Thursday afternoons when I was a kid, my dad would come home from his church office to write his Sunday sermon. He wrote on an Osborne computer, a heavy beige thing the size of a breadbox, its entire screen not much bigger than the track pad of the laptop I use today. Dad worked in our narrow kitchen pantry, his books stacked on the table and my mom's enormous cookbook collection threatening to tumble from the shelves over his head.
I don't remember ever witnessing any anxiety about his writing, any worry that maybe this week he wouldn't be able to think of some new way to interpret an old and familiar Gospel. All I saw was that he would sit and type on Thursday afternoons, and at some point print the sermon out on half sheets of paper, the left margins progressively indented (a format that helped him keep his place while speaking). Sunday morning, he would preach for seven to ten minutes. Week after week after week.
I learned something about writing from my dad, and I learned because much of his writing happened right in the midst of our family life. Even after he bought that computer, he continued, as all the parent-writer books advise, to carry his writing with him; Dad's ubiquitous clipboard, its stack of unlined paper holding drafts of both sonnets and sermons, came along to doctor's appointments, driving lessons, and to baseball games where, several times each summer, we'd drive to Shea Stadium to root for the Mets.
The leisurely pace of a baseball game allows plenty of time for reflection and writing; no wonder writers from Marianne Moore to Doris Kearns Goodwin have written on the game. Baseball movies, in turn, often include a character who's a writer, whether it's a sports writer commenting on the action, or a figure like Bull Durham's Annie (Susan Sarandon), a composition teacher who can hardly utter a sentence without quoting from one of her favorite authors. Until recently, I hadn't thought much about the writer in Field of Dreams (Phil Alden Robinson, 1989), distracted instead by the movie's sentiment, its typically romantic view of the game and the relationship between baseball and family. But the writer in the film plays a key role in helping this film's baseball-loving husband reconcile with the idea of being a father.
We meet Terence Mann (James Earl Jones) midway through Field of Dreams, after learning about him at the community PTA meeting: some parents want to ban his novel, The Boat Rocker. Ray Kinsella (Kevin Costner) sits in the audience listening while also pondering a voice he heard earlier, urging that he "Ease his pain." Already having plowed his corn field into a baseball diamond at this voice's urging (and becoming the community laughing stock in the process), he's ready to take action, if he could only figure out what. As his wife Annie (Amy Madigan) argues passionately against the book banning, Ray decides that Terence Mann--Pulitzer Prize winner, 60s-era political activist, and baseball fan--must be the one whose pain he's meant to ease.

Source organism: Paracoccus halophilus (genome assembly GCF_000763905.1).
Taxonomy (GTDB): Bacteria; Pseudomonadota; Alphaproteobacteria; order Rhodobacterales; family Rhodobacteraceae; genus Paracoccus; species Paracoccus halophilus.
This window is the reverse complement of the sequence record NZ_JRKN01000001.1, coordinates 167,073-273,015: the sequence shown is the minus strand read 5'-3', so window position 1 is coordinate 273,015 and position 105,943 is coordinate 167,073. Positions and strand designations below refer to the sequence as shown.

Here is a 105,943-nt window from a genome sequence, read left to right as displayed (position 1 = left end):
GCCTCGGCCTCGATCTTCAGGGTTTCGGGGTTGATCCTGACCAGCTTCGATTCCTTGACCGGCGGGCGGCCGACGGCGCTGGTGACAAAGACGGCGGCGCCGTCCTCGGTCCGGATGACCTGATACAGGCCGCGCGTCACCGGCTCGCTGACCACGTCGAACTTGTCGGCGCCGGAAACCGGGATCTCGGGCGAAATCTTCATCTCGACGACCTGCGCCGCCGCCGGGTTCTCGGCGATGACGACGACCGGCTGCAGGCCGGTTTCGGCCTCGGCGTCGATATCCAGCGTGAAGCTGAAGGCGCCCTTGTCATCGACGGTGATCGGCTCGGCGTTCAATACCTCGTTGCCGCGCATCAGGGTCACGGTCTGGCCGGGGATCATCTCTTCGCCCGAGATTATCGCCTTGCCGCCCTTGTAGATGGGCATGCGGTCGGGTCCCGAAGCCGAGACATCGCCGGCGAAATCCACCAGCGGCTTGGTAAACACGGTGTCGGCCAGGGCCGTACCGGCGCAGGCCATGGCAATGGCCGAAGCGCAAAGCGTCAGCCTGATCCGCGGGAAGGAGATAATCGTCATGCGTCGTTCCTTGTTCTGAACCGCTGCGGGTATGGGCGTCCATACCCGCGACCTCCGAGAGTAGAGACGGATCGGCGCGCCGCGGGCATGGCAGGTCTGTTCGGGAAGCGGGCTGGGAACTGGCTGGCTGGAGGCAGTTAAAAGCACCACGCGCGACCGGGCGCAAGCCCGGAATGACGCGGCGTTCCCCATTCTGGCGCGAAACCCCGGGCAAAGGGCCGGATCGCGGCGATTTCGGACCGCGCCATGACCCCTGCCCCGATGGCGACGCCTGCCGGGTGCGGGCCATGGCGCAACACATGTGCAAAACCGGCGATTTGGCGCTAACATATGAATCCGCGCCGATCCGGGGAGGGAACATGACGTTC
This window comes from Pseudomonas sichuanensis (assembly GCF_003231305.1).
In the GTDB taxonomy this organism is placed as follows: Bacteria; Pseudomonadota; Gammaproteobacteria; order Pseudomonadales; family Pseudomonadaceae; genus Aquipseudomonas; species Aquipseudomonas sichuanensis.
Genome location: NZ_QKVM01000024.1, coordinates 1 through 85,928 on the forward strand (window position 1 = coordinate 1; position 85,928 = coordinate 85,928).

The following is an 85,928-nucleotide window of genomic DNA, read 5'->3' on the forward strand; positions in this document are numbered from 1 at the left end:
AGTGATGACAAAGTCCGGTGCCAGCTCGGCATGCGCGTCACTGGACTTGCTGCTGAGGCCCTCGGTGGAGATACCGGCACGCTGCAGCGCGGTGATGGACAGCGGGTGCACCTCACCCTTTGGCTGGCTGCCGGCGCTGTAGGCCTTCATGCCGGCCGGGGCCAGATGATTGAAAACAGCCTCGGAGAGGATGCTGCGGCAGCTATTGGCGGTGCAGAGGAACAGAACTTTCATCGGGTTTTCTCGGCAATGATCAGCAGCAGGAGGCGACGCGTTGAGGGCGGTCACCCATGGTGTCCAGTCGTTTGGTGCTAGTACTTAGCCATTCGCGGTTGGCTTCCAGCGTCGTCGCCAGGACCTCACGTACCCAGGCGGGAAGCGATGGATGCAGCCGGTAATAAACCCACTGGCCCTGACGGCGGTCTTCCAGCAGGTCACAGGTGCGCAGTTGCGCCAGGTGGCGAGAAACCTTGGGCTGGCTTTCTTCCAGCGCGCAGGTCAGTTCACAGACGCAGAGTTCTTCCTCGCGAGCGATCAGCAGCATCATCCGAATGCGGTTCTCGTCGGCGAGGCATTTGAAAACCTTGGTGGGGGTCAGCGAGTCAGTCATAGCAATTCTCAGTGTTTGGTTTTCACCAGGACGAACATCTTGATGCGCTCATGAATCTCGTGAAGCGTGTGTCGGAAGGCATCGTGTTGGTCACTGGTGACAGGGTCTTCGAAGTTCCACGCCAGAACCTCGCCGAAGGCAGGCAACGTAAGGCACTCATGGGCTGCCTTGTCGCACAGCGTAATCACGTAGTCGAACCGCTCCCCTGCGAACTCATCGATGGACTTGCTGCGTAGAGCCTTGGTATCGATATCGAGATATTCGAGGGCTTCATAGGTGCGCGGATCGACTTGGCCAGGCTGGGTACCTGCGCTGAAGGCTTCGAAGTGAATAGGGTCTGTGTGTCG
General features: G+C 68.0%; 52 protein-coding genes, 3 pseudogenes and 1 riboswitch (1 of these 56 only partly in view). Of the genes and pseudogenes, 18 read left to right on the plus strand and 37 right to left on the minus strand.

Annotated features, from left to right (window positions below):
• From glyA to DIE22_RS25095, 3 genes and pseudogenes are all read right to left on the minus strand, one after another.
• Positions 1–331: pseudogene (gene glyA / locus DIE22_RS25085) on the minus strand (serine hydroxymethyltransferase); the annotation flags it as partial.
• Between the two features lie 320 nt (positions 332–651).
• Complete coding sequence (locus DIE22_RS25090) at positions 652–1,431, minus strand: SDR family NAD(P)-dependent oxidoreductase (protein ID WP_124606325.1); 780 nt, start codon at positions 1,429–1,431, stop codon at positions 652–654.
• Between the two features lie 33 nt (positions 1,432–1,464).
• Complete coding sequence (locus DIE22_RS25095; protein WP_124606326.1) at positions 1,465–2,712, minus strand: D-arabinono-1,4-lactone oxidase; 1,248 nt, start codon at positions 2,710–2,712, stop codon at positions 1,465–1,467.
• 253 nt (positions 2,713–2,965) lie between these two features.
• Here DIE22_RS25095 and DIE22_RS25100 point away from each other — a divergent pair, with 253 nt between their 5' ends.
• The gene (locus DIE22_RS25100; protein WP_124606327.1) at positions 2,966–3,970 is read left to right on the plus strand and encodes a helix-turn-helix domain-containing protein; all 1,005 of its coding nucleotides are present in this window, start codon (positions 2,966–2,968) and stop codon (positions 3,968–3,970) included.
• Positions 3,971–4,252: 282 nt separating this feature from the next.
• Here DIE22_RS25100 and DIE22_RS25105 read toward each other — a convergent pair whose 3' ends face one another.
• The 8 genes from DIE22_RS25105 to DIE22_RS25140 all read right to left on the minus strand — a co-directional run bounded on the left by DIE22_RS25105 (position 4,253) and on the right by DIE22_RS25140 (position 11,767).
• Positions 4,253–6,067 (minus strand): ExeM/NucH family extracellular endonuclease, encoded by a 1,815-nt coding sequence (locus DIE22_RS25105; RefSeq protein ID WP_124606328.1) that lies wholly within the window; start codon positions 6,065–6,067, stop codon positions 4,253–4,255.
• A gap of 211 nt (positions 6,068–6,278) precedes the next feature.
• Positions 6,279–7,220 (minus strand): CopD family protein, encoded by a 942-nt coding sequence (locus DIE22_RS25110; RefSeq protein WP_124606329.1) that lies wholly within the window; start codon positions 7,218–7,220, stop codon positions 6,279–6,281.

Terence turns out to be an isolated, crotchety man so worn by his past political involvement ("I was the east coast distributor of involved," he tells Ray wearily) that he hides out in a messy Boston flat stacked with piles of papers and books. He no longer gives interviews or advice; he no longer writes. But he comes along with Ray to a Red Sox game, and comes along even further, first to Minnesota (to find the ghost of a once-promising young player) and then to Iowa, Ray's home, to watch two whole teams of baseball ghosts relive their glory days by playing in this diamond carved from the corn.
Along the way, he develops a friendly, fatherly relationship with Ray, and helps him take a step toward reconciling with Ray's own ghost, his late father, who urged him to play ball for so long and so hard that it was no longer any fun. When he was 14, Ray tells Terence, he stopped playing catch with his dad because he read--and was politicized by--Mann's novel, The Boat Rocker.
"Now that's the kind of crap people are always trying to lay on me!" Terence protests. "It's not my fault you stopped playing catch with your father!"
He won't let his writing be the cause of their split; he can let his writing prompt their reunion.
Everything Ray does in the film, from building the field to embarking on the road trip with Terence, is done in the name of spontaneity, of refusing his dad's legacy of being tied down by commitments. It's Terence, the writer, who points out that Ray is like his dad--he works hard, he loves his family--in good and compelling ways. Ultimately it's Terence who's invited by the baseball ghosts to disappear into the corn patch; because he's a writer, he gets the chance to tempt death and write about the after-life. Ray stays behind with his family. As Terence and the ghosts recede, a new one appears--Ray's dad-- who plays a long-deferred game of catch with his grown son.
I've heard this scene makes grown men cry. Even I, who never played much catch with my dad (nor have a fraught relationship to repair) find myself moved by the sight of father and son, reconnecting wordlessly as they toss the ball back and forth. Dad and I still connect over baseball (though now we root for different teams) but mostly we connect with words. I no longer just watch him write but, having learned both by his example and by his craft, now read and comment on his work. We email drafts back and forth, playing catch with writing.